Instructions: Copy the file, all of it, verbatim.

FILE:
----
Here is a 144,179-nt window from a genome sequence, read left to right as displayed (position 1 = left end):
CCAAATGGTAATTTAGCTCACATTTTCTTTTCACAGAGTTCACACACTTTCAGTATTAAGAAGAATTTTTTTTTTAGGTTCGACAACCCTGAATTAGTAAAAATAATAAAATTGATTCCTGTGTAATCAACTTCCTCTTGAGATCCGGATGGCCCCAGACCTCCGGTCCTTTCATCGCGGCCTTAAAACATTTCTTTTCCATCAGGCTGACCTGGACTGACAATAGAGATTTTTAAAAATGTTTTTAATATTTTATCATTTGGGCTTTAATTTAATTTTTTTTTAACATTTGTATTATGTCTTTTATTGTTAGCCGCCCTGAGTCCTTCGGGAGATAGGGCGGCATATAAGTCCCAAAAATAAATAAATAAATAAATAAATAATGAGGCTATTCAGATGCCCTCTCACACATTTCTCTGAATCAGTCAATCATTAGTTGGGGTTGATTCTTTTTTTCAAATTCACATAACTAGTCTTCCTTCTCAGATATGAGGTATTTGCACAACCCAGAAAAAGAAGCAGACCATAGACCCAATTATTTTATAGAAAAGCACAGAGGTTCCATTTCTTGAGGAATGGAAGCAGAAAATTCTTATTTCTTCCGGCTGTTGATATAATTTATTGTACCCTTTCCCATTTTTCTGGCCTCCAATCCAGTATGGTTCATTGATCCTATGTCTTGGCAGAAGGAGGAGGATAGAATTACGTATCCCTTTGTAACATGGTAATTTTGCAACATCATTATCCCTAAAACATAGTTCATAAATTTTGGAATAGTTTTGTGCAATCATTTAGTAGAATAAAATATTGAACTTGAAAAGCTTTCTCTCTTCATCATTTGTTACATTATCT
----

Here is a 144,179-nt window from a genome sequence, read left to right as displayed (position 1 = left end):
CCAAATGGTAATTTAGCTCACATTTTCTTTTCACAGAGTTCACACACTTTCAGTATTAAGAAGAATTTTTTTTTTAGGTTCGACAACCCTGAATTAGTAAAAATAATAAAATTGATTCCTGTGTAATCAACTTCCTCTTGAGATCCGGATGGCCCCAGACCTCCGGTCCTTTCATCGCGGCCTTAAAACATTTCTTTTCCATCAGGCTGACCTGGACTGACAATAGAGATTTTTAAAAATGTTTTTAATATTTTATCATTTGGGCTTTAATTTAATTTTTTTTTAACATTTGTATTATGTCTTTTATTGTTAGCCGCCCTGAGTCCTTCGGGAGATAGGGCGGCATATAAGTCCCAAAAATAAATAAATAAATAAATAAATAATGAGGCTATTCAGATGCCCTCTCACACATTTCTCTGAATCAGTCAATCATTAGTTGGGGTTGATTCTTTTTTTCAAATTCACATAACTAGTCTTCCTTCTCAGATATGAGGTATTTGCACAACCCAGAAAAAGAAGCAGACCATAGACCCAATTATTTTATAGAAAAGCACAGAGGTTCCATTTCTTGAGGAATGGAAGCAGAAAATTCTTATTTCTTCCGGCTGTTGATATAATTTATTGTACCCTTTCCCATTTTTCTGGCCTCCAATCCAGTATGGTTCATTGATCCTATGTCTTGGCAGAAGGAGGAGGATAGAATTACGTATCCCTTTGTAACATGGTAATTTTGCAACATCATTATCCCTAAAACATAGTTCATAAATTTTGGAATAGTTTTGTGCAATCATTTAGTAGAATAAAATATTGAACTTGAAAAGCTTTCTCTCTTCATCATTTGTTACATTATCT